Levy by the poll has long been a familiar form of taxation, much used in some countries and to a considerable extent here, at first in the colonies and later in the states. To prevent burdens deemed grievous and oppressive, the Constitutions of some states prohibit or limit poll taxes. That of Georgia prevents more than a dollar a year. Article 7, § 2, par. 3, Code, § 2-5004. Poll taxes are laid upon persons without regard to their occupations or property to raise money for the support of government or some more specific end.1 The equal protection clause does not require absolute equality. While possible by statutory declaration to levy a poll tax upon every inhabitant of whatsoever sex, age or condition, collection from all would be impossible for always there are many too poor to pay. Attempt equally to enforce such a measure would justify condemnation of the tax as harsh and unjust. See Faribault v. Misener, 20 Minn. 396, 398 (Gil. 347); Thurston County v. Tenino Stone Quarries, 44 Wash. 351, 355, 87 P. 634, 9 L.R.A.(N.S.) 306, 12 Ann.Cas. 314; Salt Lake City v. Wilson, 46 Utah 60, 66 et seq., 148 P. 1104. Collection from minors would be to put the burden upon their fathers or others upon whom they depend for support.2 It is not unreasonable to exclude them from the class taxed.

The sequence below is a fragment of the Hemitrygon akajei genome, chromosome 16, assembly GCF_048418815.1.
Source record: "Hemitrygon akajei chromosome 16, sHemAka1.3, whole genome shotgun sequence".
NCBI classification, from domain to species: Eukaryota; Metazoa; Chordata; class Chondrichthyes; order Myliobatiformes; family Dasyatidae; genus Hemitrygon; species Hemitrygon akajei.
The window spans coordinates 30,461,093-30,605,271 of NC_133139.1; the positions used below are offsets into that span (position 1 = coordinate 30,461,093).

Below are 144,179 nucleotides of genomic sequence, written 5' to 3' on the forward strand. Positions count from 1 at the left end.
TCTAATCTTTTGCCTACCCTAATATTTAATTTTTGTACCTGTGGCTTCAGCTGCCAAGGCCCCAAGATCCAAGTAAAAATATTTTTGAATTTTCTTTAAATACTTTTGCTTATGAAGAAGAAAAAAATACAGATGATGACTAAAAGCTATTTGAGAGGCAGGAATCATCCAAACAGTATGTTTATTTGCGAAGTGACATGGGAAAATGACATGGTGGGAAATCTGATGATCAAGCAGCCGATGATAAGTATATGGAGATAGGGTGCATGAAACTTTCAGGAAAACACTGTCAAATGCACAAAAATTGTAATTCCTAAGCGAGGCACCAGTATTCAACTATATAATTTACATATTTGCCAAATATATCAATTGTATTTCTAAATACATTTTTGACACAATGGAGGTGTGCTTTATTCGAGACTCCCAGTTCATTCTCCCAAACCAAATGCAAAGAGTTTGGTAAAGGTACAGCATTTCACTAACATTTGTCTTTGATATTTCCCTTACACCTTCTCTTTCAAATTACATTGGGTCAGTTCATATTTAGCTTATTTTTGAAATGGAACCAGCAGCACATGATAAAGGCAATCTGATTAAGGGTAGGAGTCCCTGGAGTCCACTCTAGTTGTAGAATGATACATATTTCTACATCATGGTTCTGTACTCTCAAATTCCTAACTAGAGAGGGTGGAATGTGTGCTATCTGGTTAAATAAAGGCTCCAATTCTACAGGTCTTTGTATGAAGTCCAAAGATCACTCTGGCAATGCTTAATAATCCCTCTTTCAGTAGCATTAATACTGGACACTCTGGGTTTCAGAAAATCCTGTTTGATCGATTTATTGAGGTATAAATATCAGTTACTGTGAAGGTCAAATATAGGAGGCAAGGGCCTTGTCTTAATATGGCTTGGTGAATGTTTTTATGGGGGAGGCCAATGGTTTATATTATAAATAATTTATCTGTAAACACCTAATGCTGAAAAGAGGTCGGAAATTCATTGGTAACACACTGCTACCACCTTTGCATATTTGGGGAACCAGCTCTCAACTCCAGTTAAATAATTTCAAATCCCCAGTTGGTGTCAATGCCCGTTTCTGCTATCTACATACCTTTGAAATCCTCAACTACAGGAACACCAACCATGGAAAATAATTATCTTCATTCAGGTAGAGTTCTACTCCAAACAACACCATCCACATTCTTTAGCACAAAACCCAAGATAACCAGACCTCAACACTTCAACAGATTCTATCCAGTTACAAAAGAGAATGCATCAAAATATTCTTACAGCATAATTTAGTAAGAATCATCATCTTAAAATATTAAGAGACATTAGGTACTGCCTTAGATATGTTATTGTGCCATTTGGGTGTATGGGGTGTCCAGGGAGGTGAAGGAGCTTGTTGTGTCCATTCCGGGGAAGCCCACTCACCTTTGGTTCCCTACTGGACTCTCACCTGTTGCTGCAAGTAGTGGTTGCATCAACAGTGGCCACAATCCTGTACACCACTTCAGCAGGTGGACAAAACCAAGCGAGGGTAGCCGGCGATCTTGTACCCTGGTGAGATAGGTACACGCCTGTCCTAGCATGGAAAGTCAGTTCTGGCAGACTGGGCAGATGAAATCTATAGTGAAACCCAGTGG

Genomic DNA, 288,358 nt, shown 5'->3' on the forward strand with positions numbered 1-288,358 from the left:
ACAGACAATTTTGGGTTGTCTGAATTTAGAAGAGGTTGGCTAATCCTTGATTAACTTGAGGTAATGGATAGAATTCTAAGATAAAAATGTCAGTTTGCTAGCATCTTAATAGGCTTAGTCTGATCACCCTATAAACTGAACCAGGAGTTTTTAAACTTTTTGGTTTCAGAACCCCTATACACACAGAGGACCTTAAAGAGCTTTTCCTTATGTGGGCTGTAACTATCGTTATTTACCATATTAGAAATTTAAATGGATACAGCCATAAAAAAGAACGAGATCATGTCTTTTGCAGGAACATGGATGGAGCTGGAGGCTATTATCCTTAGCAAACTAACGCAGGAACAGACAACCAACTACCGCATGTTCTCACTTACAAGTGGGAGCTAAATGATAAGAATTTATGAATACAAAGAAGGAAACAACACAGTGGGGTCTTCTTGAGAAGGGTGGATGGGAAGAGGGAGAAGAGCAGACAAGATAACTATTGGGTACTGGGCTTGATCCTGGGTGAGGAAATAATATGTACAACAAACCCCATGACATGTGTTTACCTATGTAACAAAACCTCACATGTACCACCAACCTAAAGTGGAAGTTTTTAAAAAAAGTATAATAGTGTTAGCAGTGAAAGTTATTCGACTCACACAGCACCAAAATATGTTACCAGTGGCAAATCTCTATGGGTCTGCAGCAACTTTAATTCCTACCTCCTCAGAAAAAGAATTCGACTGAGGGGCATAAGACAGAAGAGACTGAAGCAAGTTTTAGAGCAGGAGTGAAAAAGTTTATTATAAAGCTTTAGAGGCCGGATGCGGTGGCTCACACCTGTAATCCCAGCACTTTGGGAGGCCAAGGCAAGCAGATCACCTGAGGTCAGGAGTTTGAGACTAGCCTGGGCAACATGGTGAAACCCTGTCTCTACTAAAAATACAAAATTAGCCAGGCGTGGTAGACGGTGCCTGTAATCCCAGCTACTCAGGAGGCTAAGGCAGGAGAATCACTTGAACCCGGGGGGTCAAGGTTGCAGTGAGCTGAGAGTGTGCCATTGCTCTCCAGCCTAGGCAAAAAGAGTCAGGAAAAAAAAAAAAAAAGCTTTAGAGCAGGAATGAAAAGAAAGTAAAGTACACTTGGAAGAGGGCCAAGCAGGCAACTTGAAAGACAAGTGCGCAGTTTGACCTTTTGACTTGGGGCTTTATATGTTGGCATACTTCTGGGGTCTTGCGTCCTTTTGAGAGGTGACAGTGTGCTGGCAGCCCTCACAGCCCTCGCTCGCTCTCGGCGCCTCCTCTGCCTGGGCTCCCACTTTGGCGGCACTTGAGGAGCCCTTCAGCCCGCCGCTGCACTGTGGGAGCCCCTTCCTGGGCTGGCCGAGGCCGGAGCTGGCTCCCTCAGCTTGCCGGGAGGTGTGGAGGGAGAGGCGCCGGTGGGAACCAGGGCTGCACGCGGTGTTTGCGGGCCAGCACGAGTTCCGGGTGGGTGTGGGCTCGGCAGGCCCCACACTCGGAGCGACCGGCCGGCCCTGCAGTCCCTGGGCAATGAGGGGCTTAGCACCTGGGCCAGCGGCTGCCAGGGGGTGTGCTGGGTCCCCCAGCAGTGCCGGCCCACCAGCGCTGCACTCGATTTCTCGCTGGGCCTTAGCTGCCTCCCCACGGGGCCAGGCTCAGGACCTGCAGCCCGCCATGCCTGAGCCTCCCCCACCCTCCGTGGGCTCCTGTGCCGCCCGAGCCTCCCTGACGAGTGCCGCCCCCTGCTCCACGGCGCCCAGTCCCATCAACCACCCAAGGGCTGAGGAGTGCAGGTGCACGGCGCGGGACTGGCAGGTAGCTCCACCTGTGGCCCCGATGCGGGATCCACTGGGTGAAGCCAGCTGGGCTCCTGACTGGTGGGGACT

Men who have attained the age of 60 are often, if not always, excused from road work, jury duty and service

Page 282

in the militia.3 They have served or have been liable to be called on to serve the public to the extent that the state chooses to require. So far as concerns equality under the equal protection clause, there is no substantial difference between these...

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57 practice notes
  • Mancuso v. Taft, No. 72-1180.
    • United States
    • U.S. Court of Appeals — First Circuit
    • March 20, 1973
    ...which speaks of the right to run for state office also speaks of the right to vote in state elections, and cites Breedlove v. Suttles, 302 U.S. 277, 283, 58 S.Ct. 205, 82 L.Ed. 252 (1937) as support. But in 1966 the Supreme Court, in Harper v. Virginia Bd. of Elections, 383 U.S. 663, 669, 8......
  • Jones v. Governor of Fla., No. 20-12003
    • United States
    • U.S. Court of Appeals — Eleventh Circuit
    • September 11, 2020
    ...66 L.Ed. 505 (1922), and once in a decision upholding a poll tax that included an exception for nonvoting women, Breedlove v. Suttles , 302 U.S. 277, 279–80, 58 S.Ct. 205, 82 L.Ed. 252 (1937), overruled by Harper , 383 U.S. 663, 86 S.Ct. 1079, 16 L.Ed.2d 169. In both decisions, the Court co......
  • Tex. Democratic Party v. Abbott, No. 20-50407
    • United States
    • United States Courts of Appeals. United States Court of Appeals (5th Circuit)
    • October 14, 2020
    ...The Nineteenth Amendment "applies to men and women alike and by its own force supersedes inconsistent measures." Breedlove v. Suttles , 302 U.S. 277, 283, 58 S.Ct. 205, 82 L.Ed. 252 (1937), overruled on other grounds by Harper v. Va. State Bd. of Elections , 383 U.S. 663, 668–69, 86 S.Ct. 1......